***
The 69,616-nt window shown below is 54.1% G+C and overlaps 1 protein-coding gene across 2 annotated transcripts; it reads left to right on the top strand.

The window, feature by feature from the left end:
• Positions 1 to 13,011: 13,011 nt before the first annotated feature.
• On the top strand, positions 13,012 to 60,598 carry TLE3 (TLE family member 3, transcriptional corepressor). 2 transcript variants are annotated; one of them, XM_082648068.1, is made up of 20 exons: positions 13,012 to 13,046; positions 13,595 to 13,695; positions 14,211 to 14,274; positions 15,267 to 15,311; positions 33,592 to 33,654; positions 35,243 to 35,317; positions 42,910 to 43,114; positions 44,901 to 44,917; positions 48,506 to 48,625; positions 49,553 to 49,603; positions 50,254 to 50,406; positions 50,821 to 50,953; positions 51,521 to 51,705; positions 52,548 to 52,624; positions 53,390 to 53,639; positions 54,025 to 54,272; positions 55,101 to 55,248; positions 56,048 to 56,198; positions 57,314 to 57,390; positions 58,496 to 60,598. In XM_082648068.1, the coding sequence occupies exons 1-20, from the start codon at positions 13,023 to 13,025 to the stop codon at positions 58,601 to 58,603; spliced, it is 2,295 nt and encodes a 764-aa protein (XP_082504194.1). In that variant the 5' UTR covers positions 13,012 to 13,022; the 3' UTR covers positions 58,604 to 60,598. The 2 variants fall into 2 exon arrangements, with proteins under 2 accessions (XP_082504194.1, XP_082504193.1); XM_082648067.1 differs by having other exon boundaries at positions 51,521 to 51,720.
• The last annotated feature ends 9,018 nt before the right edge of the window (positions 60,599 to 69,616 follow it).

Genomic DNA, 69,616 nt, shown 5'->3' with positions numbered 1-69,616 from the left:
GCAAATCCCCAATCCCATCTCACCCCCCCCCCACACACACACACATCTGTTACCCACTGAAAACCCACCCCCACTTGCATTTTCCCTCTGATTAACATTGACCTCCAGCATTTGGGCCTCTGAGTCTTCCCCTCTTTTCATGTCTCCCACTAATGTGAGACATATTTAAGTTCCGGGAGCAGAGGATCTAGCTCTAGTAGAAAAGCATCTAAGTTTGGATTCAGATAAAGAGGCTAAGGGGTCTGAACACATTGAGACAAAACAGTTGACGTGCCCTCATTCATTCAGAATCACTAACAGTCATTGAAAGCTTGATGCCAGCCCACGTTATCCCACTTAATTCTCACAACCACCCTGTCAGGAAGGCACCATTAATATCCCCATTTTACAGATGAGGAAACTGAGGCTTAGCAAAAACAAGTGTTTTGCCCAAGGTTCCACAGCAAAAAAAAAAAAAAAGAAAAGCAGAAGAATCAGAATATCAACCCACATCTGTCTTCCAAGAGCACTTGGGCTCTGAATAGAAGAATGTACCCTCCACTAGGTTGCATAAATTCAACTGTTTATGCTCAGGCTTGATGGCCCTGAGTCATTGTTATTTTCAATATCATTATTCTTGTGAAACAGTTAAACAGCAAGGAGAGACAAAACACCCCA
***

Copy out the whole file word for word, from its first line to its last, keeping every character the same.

The 69,616-nt window shown below is 54.1% G+C and overlaps 1 protein-coding gene across 2 annotated transcripts; it reads left to right on the top strand.

The window, feature by feature from the left end:
• Positions 1 to 13,011: 13,011 nt before the first annotated feature.
• On the top strand, positions 13,012 to 60,598 carry TLE3 (TLE family member 3, transcriptional corepressor). 2 transcript variants are annotated; one of them, XM_082648068.1, is made up of 20 exons: positions 13,012 to 13,046; positions 13,595 to 13,695; positions 14,211 to 14,274; positions 15,267 to 15,311; positions 33,592 to 33,654; positions 35,243 to 35,317; positions 42,910 to 43,114; positions 44,901 to 44,917; positions 48,506 to 48,625; positions 49,553 to 49,603; positions 50,254 to 50,406; positions 50,821 to 50,953; positions 51,521 to 51,705; positions 52,548 to 52,624; positions 53,390 to 53,639; positions 54,025 to 54,272; positions 55,101 to 55,248; positions 56,048 to 56,198; positions 57,314 to 57,390; positions 58,496 to 60,598. In XM_082648068.1, the coding sequence occupies exons 1-20, from the start codon at positions 13,023 to 13,025 to the stop codon at positions 58,601 to 58,603; spliced, it is 2,295 nt and encodes a 764-aa protein (XP_082504194.1). In that variant the 5' UTR covers positions 13,012 to 13,022; the 3' UTR covers positions 58,604 to 60,598. The 2 variants fall into 2 exon arrangements, with proteins under 2 accessions (XP_082504194.1, XP_082504193.1); XM_082648067.1 differs by having other exon boundaries at positions 51,521 to 51,720.
• The last annotated feature ends 9,018 nt before the right edge of the window (positions 60,599 to 69,616 follow it).

Genomic DNA, 69,616 nt, shown 5'->3' with positions numbered 1-69,616 from the left:
GCAAATCCCCAATCCCATCTCACCCCCCCCCCACACACACACACATCTGTTACCCACTGAAAACCCACCCCCACTTGCATTTTCCCTCTGATTAACATTGACCTCCAGCATTTGGGCCTCTGAGTCTTCCCCTCTTTTCATGTCTCCCACTAATGTGAGACATATTTAAGTTCCGGGAGCAGAGGATCTAGCTCTAGTAGAAAAGCATCTAAGTTTGGATTCAGATAAAGAGGCTAAGGGGTCTGAACACATTGAGACAAAACAGTTGACGTGCCCTCATTCATTCAGAATCACTAACAGTCATTGAAAGCTTGATGCCAGCCCACGTTATCCCACTTAATTCTCACAACCACCCTGTCAGGAAGGCACCATTAATATCCCCATTTTACAGATGAGGAAACTGAGGCTTAGCAAAAACAAGTGTTTTGCCCAAGGTTCCACAGCAAAAAAAAAAAAAAAGAAAAGCAGAAGAATCAGAATATCAACCCACATCTGTCTTCCAAGAGCACTTGGGCTCTGAATAGAAGAATGTACCCTCCACTAGGTTGCATAAATTCAACTGTTTATGCTCAGGCTTGATGGCCCTGAGTCATTGTTATTTTCAATATCATTATTCTTGTGAAACAGTTAAACAGCAAGGAGAGACAAAACACCCCA